It doesn't work in the same way as the basket—the farmer strikes the mixed crops up into the air with the shovel, usually on a windy hill, and lets the wind separate the two substances for him, the chaff being blown farther away than the grain. It is this type of fan favoured by the Biblical writers of both testaments. Jeremiah 15.7: 'And I will fan them with a fan in the gates of the land', using a typically archaic reduplication—the Hebrew word is mizreh, which also appears in Isaiah 30.24, and derives from the root zrh, 'to scatter'. (Thanks to Simon, here.) The verb-form appears in Isaiah 41.16: 'Thou shalt fan them, and the wind shall carry them away'. It is obviously the ptuon that is meant here. The Greek, sadly, is not very helpful here—the LXX renders Jer 15.7, for instance, as 'diaspero autous en diaspora', 'I will scatter them in a scattering', preserving the reduplication but losing the physical object represented by mizreh. Jerome's Latin is excellent, however, rendering the object as ventilabrum ('wind-lip'), which is the usual translation of—you guessed it!—ptuon. We know this because ventilabrum is used to render ptuon in parallel passages of the New Testament, Mark 3.12 and Luke 3.17:
ου το πτύον εν τη χειρι αυτουThe sense is that the wicked will be scattered in perdition like chaff blown away by the winnowing wind. From thence the winnowing-fan became a popular Christian motif, denoting the discernment of the good from the evil, a holy form of the two paths of the Pythagorical upsilon.
Cuius ventilabrum in manu sua
Whose fan is in his hand
What of Homer, then? For Harrison, 'the prescribed planting of the oar in honour of Poseidon was a ritual replica of the planting of Demeter's shovel-fan', which can be gleaned from a passage in Theocritus:
. . . of her [Demeter], upon whose cornheap I pray I may yet again plant the great winnowing-fan [mega ptuon] while she stands smiling by with wheatsheaves and poppies in either hand.A. D. Ure ('Boeotian Haloa', Journal of Hellenic Studies, 1949) provides a visual example of Dionysius with a ptuon instead of a liknon, from the fifth century BC:
The image is a little difficult to make out, but the god's implement can be seen extending diagonally downward from his right hand, terminating just below the pig's head to the right of the scene. Ure notes proudly that his fan is 'more oarlike' than any of the classical images in Harrison's article. A modern sculptor, Conrad Shawross, visualises the transformation in his own way:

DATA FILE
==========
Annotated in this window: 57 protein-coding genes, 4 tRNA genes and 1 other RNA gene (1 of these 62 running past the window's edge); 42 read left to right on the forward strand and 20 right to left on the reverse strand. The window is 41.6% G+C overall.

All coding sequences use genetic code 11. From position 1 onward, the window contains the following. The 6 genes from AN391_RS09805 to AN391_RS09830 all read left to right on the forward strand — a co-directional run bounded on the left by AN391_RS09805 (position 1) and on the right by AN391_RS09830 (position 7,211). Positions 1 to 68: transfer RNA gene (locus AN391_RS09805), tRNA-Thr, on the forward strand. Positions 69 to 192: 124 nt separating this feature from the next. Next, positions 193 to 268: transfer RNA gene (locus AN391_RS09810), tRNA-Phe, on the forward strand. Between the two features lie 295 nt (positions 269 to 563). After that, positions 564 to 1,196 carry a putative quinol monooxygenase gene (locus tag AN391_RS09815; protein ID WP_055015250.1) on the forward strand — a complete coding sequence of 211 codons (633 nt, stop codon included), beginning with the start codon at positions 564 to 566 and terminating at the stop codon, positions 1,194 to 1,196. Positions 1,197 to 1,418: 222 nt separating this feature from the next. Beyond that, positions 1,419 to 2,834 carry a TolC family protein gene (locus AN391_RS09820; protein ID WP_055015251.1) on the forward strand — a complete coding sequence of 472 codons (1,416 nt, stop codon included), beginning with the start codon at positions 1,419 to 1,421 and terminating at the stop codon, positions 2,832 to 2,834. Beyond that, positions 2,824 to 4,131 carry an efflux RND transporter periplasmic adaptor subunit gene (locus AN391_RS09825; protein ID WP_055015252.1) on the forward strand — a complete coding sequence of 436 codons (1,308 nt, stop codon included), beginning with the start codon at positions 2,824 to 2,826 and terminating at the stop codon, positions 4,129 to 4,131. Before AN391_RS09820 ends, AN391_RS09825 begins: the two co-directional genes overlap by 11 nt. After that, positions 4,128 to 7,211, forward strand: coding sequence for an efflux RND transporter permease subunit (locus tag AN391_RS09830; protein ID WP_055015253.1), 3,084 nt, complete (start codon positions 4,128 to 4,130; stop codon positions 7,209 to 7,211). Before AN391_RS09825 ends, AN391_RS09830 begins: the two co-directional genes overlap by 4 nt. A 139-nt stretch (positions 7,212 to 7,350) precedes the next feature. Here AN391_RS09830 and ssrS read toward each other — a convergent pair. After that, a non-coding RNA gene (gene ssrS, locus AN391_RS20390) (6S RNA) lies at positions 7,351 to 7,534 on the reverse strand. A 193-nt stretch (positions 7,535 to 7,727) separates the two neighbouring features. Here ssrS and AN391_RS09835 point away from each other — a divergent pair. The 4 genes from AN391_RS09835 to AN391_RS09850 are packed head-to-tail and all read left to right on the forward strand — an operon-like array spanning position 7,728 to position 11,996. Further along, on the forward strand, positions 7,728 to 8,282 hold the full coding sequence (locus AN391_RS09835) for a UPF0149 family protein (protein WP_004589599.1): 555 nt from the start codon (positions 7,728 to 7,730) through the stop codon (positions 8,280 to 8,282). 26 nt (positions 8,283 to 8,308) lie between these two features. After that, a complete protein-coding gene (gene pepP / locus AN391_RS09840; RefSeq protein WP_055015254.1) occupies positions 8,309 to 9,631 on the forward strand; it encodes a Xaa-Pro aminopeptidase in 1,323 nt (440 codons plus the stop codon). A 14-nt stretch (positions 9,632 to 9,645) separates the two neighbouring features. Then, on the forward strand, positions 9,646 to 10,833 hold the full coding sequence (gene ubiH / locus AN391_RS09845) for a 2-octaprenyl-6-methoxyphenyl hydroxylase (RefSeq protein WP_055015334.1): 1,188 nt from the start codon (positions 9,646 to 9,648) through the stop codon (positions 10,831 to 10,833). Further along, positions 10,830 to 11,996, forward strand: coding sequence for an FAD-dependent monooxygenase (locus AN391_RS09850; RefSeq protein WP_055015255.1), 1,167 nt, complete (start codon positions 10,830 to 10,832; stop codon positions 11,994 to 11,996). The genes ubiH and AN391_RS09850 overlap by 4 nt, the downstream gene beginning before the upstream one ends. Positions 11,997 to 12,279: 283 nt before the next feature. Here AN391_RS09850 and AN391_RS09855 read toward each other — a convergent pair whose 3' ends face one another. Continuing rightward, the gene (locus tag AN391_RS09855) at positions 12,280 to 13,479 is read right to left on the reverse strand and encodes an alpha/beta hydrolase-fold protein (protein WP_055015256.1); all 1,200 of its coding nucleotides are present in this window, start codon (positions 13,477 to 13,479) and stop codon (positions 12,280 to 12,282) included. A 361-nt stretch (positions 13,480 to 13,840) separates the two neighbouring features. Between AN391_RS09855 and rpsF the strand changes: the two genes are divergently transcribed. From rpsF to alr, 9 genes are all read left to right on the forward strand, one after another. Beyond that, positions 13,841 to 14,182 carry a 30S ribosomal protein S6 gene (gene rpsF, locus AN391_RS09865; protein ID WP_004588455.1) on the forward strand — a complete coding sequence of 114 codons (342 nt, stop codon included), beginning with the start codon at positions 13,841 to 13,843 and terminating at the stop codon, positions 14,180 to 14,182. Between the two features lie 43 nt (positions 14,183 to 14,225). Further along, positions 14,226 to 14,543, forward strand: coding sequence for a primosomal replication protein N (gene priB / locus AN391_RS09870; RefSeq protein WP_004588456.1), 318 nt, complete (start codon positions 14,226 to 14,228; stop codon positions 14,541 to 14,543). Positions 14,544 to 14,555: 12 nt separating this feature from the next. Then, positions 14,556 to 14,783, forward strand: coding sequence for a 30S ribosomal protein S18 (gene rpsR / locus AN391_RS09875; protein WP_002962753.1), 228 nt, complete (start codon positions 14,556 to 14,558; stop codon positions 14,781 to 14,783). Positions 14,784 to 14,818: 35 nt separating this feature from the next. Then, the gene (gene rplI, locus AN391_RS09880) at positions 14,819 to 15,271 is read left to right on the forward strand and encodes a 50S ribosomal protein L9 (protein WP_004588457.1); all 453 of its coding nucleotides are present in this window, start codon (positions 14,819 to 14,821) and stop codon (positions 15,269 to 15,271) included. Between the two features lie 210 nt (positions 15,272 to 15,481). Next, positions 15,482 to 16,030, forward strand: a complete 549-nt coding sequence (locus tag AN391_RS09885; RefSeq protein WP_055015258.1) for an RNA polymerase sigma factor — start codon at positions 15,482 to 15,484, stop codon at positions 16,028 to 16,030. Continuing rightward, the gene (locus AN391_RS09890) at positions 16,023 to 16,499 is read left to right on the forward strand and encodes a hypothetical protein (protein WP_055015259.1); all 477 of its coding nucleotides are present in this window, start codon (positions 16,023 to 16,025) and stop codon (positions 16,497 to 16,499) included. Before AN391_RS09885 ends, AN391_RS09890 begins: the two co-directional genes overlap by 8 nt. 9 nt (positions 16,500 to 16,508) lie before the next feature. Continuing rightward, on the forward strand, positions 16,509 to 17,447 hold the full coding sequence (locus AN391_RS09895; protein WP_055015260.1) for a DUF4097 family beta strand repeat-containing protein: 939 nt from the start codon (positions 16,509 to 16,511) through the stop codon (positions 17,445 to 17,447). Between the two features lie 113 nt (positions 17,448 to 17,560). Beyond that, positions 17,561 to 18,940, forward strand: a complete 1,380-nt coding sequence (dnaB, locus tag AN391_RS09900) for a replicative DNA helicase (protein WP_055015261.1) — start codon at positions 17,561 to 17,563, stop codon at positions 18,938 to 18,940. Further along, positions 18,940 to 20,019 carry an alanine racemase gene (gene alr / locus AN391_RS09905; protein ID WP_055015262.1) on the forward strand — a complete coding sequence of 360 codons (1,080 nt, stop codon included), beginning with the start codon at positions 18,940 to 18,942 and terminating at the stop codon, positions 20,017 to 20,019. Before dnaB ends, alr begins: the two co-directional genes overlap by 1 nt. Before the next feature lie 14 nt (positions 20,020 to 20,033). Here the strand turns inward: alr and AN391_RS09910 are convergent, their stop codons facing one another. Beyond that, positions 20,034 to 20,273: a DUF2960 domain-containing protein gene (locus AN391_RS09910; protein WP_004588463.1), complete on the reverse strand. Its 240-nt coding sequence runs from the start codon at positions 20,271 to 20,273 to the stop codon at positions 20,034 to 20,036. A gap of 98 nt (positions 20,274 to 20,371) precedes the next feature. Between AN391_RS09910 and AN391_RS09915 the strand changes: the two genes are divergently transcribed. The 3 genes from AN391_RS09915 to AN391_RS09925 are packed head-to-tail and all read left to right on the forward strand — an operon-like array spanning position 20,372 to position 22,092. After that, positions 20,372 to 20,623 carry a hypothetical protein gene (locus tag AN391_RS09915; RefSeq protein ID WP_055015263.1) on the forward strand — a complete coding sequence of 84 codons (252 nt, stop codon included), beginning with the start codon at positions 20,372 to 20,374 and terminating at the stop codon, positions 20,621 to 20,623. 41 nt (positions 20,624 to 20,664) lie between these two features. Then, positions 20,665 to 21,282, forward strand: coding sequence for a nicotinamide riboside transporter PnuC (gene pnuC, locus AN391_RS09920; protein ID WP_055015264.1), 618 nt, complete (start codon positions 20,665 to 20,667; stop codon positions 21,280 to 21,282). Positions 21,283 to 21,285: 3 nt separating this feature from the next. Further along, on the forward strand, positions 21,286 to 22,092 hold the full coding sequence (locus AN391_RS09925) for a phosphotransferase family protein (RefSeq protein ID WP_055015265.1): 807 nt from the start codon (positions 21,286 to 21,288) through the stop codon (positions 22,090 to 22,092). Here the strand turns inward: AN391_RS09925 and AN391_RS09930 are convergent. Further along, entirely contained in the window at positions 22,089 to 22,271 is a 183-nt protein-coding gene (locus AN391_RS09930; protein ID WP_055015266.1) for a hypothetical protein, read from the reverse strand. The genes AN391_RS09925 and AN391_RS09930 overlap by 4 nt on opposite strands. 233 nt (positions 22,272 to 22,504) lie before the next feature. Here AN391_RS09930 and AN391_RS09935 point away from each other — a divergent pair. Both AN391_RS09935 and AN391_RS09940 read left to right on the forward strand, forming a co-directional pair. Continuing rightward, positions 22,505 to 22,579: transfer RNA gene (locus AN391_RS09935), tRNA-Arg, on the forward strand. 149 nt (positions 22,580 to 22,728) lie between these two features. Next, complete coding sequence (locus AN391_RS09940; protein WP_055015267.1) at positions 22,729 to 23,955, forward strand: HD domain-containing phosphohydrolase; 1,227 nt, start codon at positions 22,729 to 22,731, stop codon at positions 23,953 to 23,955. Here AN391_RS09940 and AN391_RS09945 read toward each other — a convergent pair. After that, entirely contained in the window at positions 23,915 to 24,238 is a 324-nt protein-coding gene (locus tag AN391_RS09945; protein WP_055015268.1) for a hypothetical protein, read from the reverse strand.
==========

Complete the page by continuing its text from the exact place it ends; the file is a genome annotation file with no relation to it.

Michael Glover, in a review for the Independent, called this piece 'perfectly delightful, perfectly useless—just as art should be'. How far we have come from Homer's world! Such a vacuous aestheticism would have been impossible, when the beauty of oar and fan derived from the harmony of form and function, and when the monumental beauty of the athereloigon derived from its sublime play with that harmony. Still, Homer's object has become increasingly less unknown to us, as we have unravelled its history.
But less unknown it shall become still. For Harrison notes another use for the ptuon—'with a very long handle it is employed for lifting bread out of an oven'—and here she footnotes—'the long-handled oven-shovel is known in English and Scotch dialect as a peel'. She remarks further that a modern folk-telling of the Odysseus story transforms the oar not into a fan but into a peel: 'the shift from the country to the town implement is very natural'. Today we best know the peel for its use in pizzerias, though only the best still use proper ovens. The object has been continually metamorphosed, thus, from the sea to the countryside to the town, remaining invariant in form—a homotopy. The ancient is present, atavistically, in the modern.
This is how we learn to cope with the unutterable and terrifying gulf of time extending ever backwards—how we make sense of a past increasingly remote, and increasingly unknown. With our objects we preserve some fragile sense that such a past was, after all, much the same as our familiar present, only rearranged a little, like our words, and like the atoms of our bodies. We retain, at the same time, the hope that we will not be lost to the future: that whatever progress the world might make, the forms of our objects and ourselves will always prevail.
Update: Hank responds, flattered and flattering. The post is well worth reading. Update #2: Languagehat links, kindly, as does Clusterflock, and John B. responds to both myself and Hank, elegantly bringing together several threads. I am honoured to have had such an impact.
Final thoughts on the unknown object here.